In today’s virtual, work-from-home environment, agents are seeking training and coaching in entirely new ways. In August, we’re laser-focused on what defines good coaching today and how to get the most out of it.
Being the leader of a real estate brokerage and a team comes with many responsibilities. This includes the very important role of coaching individuals on their journey to achieving success.
I was very lucky early on in my professional career to have people in my life who took the time to coach me and impart their invaluable experience and knowledge. The lessons I learned from them have been an integral part of how I got to where I am today.
As I transitioned into a leadership role, I drew from the wisdom of those I’ve been fortunate enough to learn from. So, here are three tips I’ve found to be most effective when coaching others and taking them under your wing as a leader.
1. Be receptive
My first mentor was my father. Even today, I continue to seek his guidance and reflect on what I’ve learned from him over the years. He taught me that to be a good coach, you must be receptive and approachable. People need to be confident that you’ll be open to helping them and won’t be dismissive.
There’s no better feeling than being validated with your leaders’ time, attention and support when you approach them with something you want to learn or an issue you need coaching through. In a team setting, I see people flounder and fail whenever they feel like they can’t go to their leader for help with their problems.
We’re all working in the fast-paced world of real estate, which is a round-the-clock job. Urgent issues arise at the very last minute and on deadline all the time.
So, make sure you’re setting aside a block of time for coaching, and stick to the schedule. If you simply must reschedule, do so and keep the new appointment. The first step to being a great coach is prioritizing your tasks and being receptive.
2. Tailor your approach
Coaching isn’t a one-size-fits-all endeavor. You have to find the right structure for your team, yourself and the topic at hand. When I’m coaching an agent, I tailor my approach based on the individual and how I may be able to help them.
This often involves scheduling a call or a one-on-one meeting. Then, we create a model as to how the individual can handle their specific situation and grow from the experience.
Throughout the COVID-19 stay-at-home orders, I’ve found group Zoom meetings with the team and our global brokerage members to be incredibly effective. We’ve all been struggling with uncertainty during this time, and the need for support and coaching has been instrumental in making it through together as a team.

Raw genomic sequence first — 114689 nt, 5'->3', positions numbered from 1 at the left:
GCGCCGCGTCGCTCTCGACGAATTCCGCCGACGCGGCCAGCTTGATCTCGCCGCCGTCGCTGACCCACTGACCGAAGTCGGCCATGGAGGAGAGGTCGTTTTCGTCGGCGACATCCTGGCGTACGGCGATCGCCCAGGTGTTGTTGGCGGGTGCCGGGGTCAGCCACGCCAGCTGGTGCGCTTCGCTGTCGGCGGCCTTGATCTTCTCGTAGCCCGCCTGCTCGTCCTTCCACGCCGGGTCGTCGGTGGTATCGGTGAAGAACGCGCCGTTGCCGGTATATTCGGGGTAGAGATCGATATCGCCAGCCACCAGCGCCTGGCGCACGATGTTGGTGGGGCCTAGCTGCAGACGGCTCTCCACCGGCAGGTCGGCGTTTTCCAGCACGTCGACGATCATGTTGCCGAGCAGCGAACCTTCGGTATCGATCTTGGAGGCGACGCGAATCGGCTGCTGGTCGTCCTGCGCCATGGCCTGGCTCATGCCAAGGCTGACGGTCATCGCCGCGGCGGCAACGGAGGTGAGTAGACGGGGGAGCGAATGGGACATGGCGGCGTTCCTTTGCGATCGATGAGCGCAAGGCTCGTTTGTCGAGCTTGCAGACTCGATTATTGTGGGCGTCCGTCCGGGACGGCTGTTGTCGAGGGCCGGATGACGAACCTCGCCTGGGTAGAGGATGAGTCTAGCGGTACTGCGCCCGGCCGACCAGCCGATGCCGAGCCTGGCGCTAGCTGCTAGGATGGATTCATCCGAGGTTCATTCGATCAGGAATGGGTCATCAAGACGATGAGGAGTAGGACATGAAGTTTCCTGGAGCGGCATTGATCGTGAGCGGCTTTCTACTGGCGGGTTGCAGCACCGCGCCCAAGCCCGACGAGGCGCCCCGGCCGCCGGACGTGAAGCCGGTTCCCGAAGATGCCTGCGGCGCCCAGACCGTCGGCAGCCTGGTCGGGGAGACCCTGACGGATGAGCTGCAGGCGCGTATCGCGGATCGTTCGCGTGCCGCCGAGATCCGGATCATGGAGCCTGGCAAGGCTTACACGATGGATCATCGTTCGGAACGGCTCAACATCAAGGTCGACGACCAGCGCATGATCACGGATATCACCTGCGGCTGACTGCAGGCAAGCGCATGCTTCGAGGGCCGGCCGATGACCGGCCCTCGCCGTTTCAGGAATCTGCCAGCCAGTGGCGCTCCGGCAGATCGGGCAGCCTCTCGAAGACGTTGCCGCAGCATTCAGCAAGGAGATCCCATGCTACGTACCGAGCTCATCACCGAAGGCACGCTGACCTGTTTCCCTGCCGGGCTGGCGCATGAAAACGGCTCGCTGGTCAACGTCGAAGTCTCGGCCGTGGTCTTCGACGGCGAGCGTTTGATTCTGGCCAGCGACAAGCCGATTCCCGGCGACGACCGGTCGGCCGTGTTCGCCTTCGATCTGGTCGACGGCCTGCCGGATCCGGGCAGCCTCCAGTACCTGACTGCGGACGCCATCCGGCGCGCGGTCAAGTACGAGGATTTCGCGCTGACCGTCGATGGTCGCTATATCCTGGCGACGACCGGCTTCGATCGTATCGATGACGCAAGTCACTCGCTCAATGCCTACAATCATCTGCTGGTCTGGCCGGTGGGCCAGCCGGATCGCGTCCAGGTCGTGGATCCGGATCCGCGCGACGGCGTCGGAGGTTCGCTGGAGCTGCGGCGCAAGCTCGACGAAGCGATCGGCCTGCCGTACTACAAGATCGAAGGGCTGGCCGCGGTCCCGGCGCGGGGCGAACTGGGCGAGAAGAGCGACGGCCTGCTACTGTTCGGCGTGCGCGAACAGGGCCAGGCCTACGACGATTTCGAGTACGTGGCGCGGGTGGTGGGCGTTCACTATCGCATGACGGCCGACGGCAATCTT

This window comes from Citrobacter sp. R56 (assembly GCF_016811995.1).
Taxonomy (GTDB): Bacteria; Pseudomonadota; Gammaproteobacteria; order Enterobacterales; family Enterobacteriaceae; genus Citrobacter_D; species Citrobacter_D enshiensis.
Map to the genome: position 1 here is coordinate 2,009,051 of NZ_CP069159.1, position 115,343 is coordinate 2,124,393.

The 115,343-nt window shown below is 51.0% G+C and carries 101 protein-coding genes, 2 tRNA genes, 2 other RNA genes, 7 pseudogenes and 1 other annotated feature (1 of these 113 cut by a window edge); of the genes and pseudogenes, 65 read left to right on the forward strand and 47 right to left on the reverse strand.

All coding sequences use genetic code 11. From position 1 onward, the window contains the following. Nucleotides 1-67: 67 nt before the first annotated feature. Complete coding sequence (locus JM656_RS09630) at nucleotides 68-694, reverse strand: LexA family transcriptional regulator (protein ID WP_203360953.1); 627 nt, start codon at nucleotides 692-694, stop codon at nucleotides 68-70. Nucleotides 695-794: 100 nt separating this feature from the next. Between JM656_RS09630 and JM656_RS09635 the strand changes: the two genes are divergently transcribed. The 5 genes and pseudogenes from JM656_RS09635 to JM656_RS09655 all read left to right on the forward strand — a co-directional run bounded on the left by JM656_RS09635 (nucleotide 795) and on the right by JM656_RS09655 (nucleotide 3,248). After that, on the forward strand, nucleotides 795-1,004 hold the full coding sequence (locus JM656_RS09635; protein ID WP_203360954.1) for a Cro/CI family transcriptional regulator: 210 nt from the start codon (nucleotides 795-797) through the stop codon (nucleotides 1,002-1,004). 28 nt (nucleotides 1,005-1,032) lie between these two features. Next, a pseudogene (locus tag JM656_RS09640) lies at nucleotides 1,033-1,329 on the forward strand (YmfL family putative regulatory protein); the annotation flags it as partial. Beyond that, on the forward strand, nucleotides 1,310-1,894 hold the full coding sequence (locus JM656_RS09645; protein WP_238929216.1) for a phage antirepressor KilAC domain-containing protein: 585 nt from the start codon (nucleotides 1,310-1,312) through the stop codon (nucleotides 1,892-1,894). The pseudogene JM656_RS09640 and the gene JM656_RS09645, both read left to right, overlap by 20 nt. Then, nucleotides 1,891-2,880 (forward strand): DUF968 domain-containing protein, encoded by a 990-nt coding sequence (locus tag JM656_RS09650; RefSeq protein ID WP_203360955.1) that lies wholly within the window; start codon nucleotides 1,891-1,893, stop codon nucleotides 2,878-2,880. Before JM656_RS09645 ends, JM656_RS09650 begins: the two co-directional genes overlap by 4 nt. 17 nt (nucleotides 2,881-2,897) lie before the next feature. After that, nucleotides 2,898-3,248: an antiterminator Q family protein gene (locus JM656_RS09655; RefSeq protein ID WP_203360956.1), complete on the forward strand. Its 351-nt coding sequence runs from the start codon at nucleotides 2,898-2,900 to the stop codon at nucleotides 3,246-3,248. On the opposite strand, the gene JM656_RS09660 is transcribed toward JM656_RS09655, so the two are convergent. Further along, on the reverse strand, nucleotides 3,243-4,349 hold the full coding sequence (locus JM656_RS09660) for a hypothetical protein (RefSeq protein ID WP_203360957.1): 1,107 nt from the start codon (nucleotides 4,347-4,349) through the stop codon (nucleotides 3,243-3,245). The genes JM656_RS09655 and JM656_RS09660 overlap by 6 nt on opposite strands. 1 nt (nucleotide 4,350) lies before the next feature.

During these meetings, everyone is invited to air their concerns, ask questions or share a situation that others might benefit from. People know that it’s a safe space to share things freely. They know they will get great advice and support from those who are well-versed on the matter at hand.
Be mindful that while some issues can be addressed on a broader platform, there are others that warrant a more private conversation. Broad strokes issues are easier to coach in a group setting, but for more intricate or personal matters, I’ve found great success with smaller team coaching sessions and one-on-one meetings. It all really depends on the subject, person and situation, so tailor your approach based on those factors.
3. Follow up
As a leader, your efforts are only effective if the team member you coached becomes successful at the subject they received your guidance on. That’s why it’s always important to follow up after a coaching session, especially if the meeting involved discussing an important topic or working through an issue.
There are two reasons following up is important. First of all, if the desired outcome was achieved, you need to give praise. It’s important to congratulate people and give them a pat on the back for their achievements.
That way, they’ll continue to feel empowered and push forward with confidence, which, in turn, will lead to their personal and professional growth.
The second reason is: If the person you coached didn’t really achieve what they wanted, you’ll need to go back to the drawing board together and figure out a new way forward. Perhaps the issue requires a different approach or strategy. The bottom line is that if a situation remains unsolved, it will only manifest into a greater problem down the line.
Being a leader and a coach is a great privilege. It’s a true joy to watch others grow and flourish in their careers. The satisfaction you draw from coaching others to success is sometimes as gratifying as achieving it yourself.
If you open yourself up to being receptive, tailor your approach and make sure to follow up, coaching can be a wonderful experience — one that we can all enjoy and benefit from.